Directions:  Start in Sedro Woolley at SR-20 and Township Road. Head east on SR-20 for 10.4 miles. Turn left on Cabin Creek Road. Go .2 miles. Turn right on Hamilton Cemetery Road. Go .4 mi. Turn left on Medford Road and go 1.1 miles to trailhead. Get directions.
 
Reiter Foothills Forest
Popular among off-road-vehicle riders, Reiter Foothills Forest’s 10,000 acres are located between sub-alpine wilderness and the Skykomish River valley, surrounded by beautiful snow-capped mountain peaks. Portable toilet at parking areas.
 
 
Hours
Reiter Foothills Forest is open 9 a.m. to 7 p.m. daily from Memorial Day to Labor Day. Outside of the summer season, hours change to 9 a.m. to 5 p.m. daily. Reiter Foothills Forest is open on Memorial Day, Independence Day, and Labor Day.
  • Obey posted signs and stay off unsigned or closed trails.
  • No dispersed camping, day-use only.
  • No garbage service. Pack out what you pack in.
  • Stay on designated trails.
  • Only ride on trails that fit your vehicle.
  • Discover Pass required on all street-legal vehicles, including motorcycles and 4x4s.
  • Report illegal activity to DNR's Forest Watch program at 1-855-886-8268 or forestwatch@dnr.wa.gov.
Directions: From Gold Bar, continue east on Highway 2. Turn left on Reiter Road. After 1 mile, stay right at the fork. Turn left after 3.2 miles onto a DNR forest road, Deer Flats Road. Continue to the parking areas, which will be marked.
 
The Reiter Foothills Focus Group meetings are open for all to attend. These are a great way to hear firsthand about the progress at Reiter and to provide your input on recreation planning. Meetings are from 7 p.m. to 9 p.m. every fourth Wednesday of the month. They are held in the East Public Meeting Room in the Snohomish County Building at 3000 Rockefeller Avenue in Everett.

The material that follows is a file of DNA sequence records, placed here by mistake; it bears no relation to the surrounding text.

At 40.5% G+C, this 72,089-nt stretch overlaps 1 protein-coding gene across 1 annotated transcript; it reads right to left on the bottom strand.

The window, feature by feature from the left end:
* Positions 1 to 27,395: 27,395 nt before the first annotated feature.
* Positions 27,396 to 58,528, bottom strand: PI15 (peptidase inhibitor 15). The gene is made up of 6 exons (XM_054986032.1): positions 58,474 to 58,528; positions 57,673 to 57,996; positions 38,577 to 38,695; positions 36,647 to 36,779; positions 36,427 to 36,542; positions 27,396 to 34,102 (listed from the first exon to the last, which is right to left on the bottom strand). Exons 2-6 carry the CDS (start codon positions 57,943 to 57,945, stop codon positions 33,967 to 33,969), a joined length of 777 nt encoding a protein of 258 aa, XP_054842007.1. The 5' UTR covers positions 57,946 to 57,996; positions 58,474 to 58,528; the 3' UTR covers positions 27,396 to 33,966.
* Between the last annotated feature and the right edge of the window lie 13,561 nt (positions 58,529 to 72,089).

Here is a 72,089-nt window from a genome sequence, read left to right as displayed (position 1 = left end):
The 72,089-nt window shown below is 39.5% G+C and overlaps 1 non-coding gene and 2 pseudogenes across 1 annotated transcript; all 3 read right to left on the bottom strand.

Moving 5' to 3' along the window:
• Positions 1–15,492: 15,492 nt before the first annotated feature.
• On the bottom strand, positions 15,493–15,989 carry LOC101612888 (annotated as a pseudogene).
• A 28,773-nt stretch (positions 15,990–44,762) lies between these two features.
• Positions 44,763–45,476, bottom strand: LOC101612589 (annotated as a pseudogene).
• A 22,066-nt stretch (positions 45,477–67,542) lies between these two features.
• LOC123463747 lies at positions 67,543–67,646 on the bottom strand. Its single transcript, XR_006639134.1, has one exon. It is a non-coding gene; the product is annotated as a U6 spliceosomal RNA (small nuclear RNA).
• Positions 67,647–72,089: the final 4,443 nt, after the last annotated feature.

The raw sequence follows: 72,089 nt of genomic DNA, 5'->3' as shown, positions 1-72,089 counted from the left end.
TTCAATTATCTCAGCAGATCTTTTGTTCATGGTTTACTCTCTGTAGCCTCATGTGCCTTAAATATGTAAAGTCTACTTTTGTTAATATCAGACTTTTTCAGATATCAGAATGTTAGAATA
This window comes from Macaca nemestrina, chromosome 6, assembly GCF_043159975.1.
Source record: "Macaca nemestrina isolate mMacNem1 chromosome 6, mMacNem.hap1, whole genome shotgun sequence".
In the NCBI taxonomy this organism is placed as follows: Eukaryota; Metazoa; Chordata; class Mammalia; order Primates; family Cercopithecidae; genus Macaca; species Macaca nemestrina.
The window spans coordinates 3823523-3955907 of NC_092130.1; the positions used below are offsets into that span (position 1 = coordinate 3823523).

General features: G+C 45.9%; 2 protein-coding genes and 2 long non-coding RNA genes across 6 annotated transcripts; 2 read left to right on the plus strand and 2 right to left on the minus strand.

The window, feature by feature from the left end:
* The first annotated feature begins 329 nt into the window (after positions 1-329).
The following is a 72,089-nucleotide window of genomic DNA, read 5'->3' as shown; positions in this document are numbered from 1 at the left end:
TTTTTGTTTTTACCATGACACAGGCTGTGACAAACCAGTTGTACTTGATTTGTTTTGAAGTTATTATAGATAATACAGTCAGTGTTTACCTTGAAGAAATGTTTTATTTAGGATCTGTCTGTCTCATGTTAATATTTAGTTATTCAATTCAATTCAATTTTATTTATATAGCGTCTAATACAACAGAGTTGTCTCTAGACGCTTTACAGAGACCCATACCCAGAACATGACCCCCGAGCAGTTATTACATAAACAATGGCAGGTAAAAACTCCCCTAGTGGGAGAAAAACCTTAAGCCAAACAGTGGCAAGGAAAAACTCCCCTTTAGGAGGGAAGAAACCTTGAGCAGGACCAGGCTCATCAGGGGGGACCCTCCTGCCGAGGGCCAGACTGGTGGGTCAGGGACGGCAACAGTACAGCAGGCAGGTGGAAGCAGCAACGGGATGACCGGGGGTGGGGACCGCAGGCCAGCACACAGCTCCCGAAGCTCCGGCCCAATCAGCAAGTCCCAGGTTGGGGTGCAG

Walker Valley Forest
Walker Valley Trailhead is a popular ORV destination with 36 miles of trails. The Walker Valley Trail system has single track trails for motorcycles and mountain bikes, double track trails for ATVs and six miles of 4x4 trails.
 
Recreation alert: Curt's Conundrum Motorcycle Trail and and portions of Coyote Trail and Doug's Loop are temporarily closed to ensure public safety during timber harvest activities. 
 
Recreation alert: The upper half of the Timber Tamer 4x4 Trail at the Walker Valley ORV Area will be temporarily closed starting May 31 for about two weeks for maintenance to enhance drainage and erosion. Forest visitors can help stretch these improvements by always staying on trails to limit their impact to surrounding forestland. 
 
Recreation alert: Starting Monday, May 8, the connector trail between Doug's Loop and Kim and Monica's Trail used by motorcycles and ATVs will be closed temporarily while a new bridge is built. The connector trail should be reopened by late May or early June. Check back for updates. 
 
Recreation alert: Expect heavy logging truck traffic on the Walker Valley Main Line, also known as Peter Burns Road, and the Bear Creek Mainline Road. Drive slowly and exercise caution of logging trucks. 
 
Trail maps
View a trail map of the Walker Valley ORV Area. 
 
Directions: Start at I-5 exit 227. Go east on SR-538 for 4 miles. Turn south on SR-9. Go 3 miles (milepost 42). Turn left on Walker Valley Road. Go 2 miles. Turn right on to Peter Barns Road. Go 1 mile, then to Walker Valley trailhead on right, just past the bridge. Get directions.